The v paramter of our user is also something called a "phantom type". It's a type parameter on a data type that doesn't actually have an associated value in the right hand side of the data definition. These sorts of things are useful for adding additional information at the type level.

Step one done! We've successfully parameterized our datatype over a version number at the type level! At this point your compiler is probably bugging you about the fact that the User constructor no longer exists; we originally implemented the ToJSON class for the base User type, but now User needs an additional type parameter. This is good! It means we can implement a different instance for each version of user we have; which is basically what we wanted to do in the first place!

Let's alter our ToJSON instance so it has a single name parameter for v1 and a separate first and last name for v2!

{-# LANGUAGE FlexibleInstances #-}
-- ...
instance ToJSON (User 1) where
  toJSON (UserV1 {name}) = object ["name" .= name]

instance ToJSON (User 2) where
  toJSON (UserV2 {firstName, lastName}) =
    object ["firstName" .= firstName, "lastName" .= lastName]

Here we're specifying different instances of ToJSON for the different members of our User datatype. Note that, as promised, the compiler KNOWS that only the matching constructor needs to be matched on and that a UserV1 won't show up in an instance for User 2. We'll need FlexibleInstances turned on so GHC can handle complex types like User 1 in an instance definition.

Next it's time to fix up our MonadUserService class, we know that getUser needs to return a user, but which user type should it return? We can imagine someone implementing a MonadUserService for User 1 and also for User 2, so it would be nice if instances could specify which version they want to work with. To accomplish that we can add an additional parameter to the class:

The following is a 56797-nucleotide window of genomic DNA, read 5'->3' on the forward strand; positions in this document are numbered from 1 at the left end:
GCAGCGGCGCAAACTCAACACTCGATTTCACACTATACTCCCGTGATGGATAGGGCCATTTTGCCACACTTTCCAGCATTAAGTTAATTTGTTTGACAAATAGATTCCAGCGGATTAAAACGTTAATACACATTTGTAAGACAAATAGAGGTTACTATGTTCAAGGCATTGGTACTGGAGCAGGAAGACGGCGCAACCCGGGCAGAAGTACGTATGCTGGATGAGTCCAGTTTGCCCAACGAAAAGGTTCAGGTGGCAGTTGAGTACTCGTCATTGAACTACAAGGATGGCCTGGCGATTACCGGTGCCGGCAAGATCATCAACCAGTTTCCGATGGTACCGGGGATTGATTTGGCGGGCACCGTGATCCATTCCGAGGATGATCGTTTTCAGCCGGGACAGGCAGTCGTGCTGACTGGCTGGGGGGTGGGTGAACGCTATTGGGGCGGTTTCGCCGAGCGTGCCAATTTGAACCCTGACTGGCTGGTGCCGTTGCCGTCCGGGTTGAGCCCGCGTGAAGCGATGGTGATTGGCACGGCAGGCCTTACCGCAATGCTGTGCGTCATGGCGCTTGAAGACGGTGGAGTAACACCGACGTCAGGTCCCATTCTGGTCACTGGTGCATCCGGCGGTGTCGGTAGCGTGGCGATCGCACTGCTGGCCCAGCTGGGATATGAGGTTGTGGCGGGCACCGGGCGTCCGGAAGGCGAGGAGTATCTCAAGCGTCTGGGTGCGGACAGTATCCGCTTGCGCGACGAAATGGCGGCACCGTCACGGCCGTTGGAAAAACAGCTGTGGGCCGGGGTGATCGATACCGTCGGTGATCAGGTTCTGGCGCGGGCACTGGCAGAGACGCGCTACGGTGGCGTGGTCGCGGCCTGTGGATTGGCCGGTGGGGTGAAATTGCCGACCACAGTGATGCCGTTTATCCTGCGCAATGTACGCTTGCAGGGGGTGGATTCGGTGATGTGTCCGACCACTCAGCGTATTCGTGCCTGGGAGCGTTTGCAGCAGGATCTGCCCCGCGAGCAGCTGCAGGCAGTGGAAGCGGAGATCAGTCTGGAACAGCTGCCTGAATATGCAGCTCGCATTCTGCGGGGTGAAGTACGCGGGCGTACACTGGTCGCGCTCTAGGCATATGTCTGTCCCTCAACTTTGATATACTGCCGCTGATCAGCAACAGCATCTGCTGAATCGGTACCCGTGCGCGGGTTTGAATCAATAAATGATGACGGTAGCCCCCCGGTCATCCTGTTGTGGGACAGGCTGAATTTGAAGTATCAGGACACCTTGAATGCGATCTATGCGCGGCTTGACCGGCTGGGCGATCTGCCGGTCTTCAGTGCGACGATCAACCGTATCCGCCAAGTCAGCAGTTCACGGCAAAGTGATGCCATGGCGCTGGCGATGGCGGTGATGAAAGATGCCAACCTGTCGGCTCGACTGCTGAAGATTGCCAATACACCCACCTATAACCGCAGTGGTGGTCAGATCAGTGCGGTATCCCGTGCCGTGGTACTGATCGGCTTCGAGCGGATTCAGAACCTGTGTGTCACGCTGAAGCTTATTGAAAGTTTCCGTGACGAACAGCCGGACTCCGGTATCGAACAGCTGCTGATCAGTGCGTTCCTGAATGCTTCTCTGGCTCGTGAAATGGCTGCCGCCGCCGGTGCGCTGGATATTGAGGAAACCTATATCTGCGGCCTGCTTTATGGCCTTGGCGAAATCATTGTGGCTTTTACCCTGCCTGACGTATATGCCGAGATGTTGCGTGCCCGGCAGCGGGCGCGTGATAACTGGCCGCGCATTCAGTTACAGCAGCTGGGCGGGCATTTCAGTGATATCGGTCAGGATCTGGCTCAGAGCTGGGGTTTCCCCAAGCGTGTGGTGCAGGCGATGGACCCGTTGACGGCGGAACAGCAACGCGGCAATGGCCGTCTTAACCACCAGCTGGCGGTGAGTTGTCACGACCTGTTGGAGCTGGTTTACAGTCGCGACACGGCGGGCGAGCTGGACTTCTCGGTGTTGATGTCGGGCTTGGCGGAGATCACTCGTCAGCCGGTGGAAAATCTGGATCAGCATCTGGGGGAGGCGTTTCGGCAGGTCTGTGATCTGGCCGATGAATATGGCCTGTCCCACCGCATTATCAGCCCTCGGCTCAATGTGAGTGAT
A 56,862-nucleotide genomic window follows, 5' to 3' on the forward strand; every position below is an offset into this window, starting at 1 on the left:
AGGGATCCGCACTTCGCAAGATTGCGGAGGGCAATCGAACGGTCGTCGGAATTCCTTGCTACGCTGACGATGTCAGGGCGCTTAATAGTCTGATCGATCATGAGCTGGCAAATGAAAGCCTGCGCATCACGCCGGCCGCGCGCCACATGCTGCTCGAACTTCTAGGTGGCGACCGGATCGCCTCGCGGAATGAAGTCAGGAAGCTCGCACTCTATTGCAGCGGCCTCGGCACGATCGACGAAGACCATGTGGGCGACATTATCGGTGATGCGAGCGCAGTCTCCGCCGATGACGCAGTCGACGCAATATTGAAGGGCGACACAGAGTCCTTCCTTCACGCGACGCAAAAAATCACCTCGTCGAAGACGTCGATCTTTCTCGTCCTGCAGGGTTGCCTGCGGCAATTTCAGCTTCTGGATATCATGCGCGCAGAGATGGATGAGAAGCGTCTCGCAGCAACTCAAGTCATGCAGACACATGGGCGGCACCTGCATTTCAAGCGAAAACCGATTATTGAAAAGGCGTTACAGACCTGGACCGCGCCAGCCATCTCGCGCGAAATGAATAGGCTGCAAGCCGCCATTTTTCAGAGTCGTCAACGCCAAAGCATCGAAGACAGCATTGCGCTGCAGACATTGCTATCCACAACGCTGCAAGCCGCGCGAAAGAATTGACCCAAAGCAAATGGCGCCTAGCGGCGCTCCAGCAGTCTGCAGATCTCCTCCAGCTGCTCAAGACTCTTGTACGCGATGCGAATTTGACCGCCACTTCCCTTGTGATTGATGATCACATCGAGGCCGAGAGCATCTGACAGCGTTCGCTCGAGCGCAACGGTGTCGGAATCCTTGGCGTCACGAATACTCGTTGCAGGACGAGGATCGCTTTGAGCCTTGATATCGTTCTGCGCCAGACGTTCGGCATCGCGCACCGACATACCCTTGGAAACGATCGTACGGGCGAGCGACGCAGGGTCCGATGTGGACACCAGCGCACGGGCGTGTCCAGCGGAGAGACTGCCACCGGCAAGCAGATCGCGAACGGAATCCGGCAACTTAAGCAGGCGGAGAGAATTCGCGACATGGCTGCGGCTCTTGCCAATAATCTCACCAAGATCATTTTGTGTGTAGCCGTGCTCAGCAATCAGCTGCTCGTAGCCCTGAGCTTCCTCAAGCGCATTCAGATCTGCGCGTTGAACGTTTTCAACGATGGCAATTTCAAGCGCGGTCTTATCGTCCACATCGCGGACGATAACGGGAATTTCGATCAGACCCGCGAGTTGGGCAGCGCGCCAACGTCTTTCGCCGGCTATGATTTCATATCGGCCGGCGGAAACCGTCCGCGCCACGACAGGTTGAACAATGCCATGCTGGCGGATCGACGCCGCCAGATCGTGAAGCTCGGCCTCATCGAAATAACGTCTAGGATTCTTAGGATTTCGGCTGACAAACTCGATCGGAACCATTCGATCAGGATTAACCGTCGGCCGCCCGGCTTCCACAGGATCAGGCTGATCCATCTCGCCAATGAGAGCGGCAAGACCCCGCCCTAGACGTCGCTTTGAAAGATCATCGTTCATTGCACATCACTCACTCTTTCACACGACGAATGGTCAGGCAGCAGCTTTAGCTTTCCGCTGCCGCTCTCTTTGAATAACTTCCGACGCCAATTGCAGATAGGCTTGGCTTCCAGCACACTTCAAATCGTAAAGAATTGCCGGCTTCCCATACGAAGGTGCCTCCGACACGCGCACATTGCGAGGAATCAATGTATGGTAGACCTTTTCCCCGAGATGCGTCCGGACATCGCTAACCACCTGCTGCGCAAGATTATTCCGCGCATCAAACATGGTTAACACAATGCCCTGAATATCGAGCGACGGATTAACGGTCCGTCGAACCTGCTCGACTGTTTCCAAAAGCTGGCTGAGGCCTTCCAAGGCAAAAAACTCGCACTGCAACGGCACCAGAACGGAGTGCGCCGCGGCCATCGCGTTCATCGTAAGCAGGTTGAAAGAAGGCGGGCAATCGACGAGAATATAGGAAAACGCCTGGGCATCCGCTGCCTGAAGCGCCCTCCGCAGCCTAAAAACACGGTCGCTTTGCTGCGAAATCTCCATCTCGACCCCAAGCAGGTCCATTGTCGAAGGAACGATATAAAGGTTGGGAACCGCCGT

{-# LANGUAGE MultiParamTypeClasses #-}
-- ...
class (Monad m) =>
      MonadUserService v m
  getUser :: m (User v)

instance MonadUserService 1 AppM where
  getUser = return (UserV1 "Bob Johnson")

instance MonadUserService 2 AppM where
  getUser = return (UserV2 "Bob" "Johnson")

Just like ToJSON we can now implement the typeclass instance differently for each version of our user. We'll need MultiParamTypeClasses to add the v parameter to our typeclass.

Generalizing the handler and app over version

We're moving along nicely! Next we need our userHandler and app to know about version numbers, however this layer of our app doesn't really care which exact version of user it's working with, mostly it just cares that certain instances exist for that user. Ideally we can write versions of these that work for either of our user versions all at once.

The first step is to introduce our new paramterized typeclasses:

{-# LANGUAGE FlexibleContexts #-}

userHandler :: (ToJSON (User v), MonadUserService v m) => m Value
userHandler = do
  user <- getUser
  return $ toJSON user

app :: (ToJSON (User v), MonadIO m, MonadUserService v m) => m ()
app = do
  userJSON <- userHandler
  liftIO $ print userJSON

Now we run into a bit of a problem;

    β€’ Could not deduce (MonadUserService v0 m)
      from the context: (MonadIO m, MonadUserService v m)
        bound by the type signature for:
                   app :: forall (m :: * -> *) (v :: Nat).
                          (MonadIO m, MonadUserService v m) =>
                          m ()
        at /Users/cpenner/dev/typesafe-versioning/src/Before2.hs:54:8-48